Marc Egnal

 

On his book Clash of Extremes: The Economic Origins of the Civil War

Cover Interview of February 22, 2010

The wide angle

Several principles shape the book.  First, the story of the coming of the Civil War and its aftermath is told with a focus on individuals.  Readers will encounter lawmaker Thaddeus Stevens, hobbled by clubfoot and with his red wig askew, frantically trying to stop the disenfranchisement of blacks in the Pennsylvania legislature.  They will meet Dixon Lewis, who weighed over 400 pounds, campaigning for states rights at Alabama crossroads towns.  They will also get to know women like Abigail Kelley, who had to harden herself to the abuse she received as she went door to door in Lynn, Massachusetts, collecting signatures on antislavery petitions.  Clash of Extremes also highlights African-Americans, like Frederick Douglass, and common folk, like Woodson May, an Alabama shingle maker.

There is no contradiction between a book that examines trends in the economy and society and a focus on individuals.  Just the opposite.  Any explanation of broader changes makes sense only if it also works on the personal level.  Lincoln remarked (in discussing his decision to favor emancipation), “I claim not to have controlled events, but confess plainly that events have controlled me.”

Individuals did more than reflect larger developments; they also helped shape them.  John C. Calhoun’s forthright defense of Southern rights influenced his many followers.  Stephen Douglas’s Kansas-Nebraska Act precipitated divisions within the North and the formation of new parties.  A focus on individuals illuminates the society in which they functioned and the conditions that made their accomplishments possible.  Many in the Deep South eagerly embraced Calhoun’s views because they too feared that the cotton economy could not secure new soils within a Union dominated by the North.  Douglas’s initiative brought into the light divisions within the North that had been present for several years.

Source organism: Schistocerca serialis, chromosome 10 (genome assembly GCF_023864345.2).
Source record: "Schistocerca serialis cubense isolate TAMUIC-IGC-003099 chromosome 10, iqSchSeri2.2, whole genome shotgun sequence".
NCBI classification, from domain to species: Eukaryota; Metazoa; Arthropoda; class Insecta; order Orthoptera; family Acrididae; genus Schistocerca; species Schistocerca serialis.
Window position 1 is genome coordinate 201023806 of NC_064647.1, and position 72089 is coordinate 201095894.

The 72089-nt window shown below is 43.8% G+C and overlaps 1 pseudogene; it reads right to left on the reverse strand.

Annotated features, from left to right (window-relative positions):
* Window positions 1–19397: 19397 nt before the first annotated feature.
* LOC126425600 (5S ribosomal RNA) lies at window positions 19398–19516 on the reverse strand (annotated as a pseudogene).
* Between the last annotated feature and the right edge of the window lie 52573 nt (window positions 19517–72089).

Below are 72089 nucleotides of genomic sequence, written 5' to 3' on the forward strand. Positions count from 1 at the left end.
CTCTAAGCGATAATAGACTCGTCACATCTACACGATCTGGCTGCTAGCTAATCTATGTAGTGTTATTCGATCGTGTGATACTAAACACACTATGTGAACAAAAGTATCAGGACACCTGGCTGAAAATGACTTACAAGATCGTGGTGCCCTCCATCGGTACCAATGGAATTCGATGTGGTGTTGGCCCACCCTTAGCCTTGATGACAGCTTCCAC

Second, while Clash of Extremes concludes that economics was the most important single concern shaping politics, it also examines a broad range of other factors.  The growth of antislavery had a noteworthy impact on the outlook of Northerners.  Religion, place of birth, and national origins were also significant.  For example, New England Congregationalists who settled in the Midwest often favored antislavery parties.  By contrast, those who moved from the slave states to the North remained more sympathetic to the Southern cause.  Similarly, settlers who migrated from the Appalachian highlands to the Deep South supported the Union more than did their neighbors who hailed from South Carolina and Georgia.

Finally, in examining the impact of economic self-interest on individuals, Clash of Extremes emphasizes the mediating role of ideology rather than short-term calculations.  Few individuals chose sides in the sectional dispute simply to put dollars in their purses.  For the elite, ideology might have involved elaborate treatises.  But for the common folk, ideology often meant a party platform that spoke to their broader interests.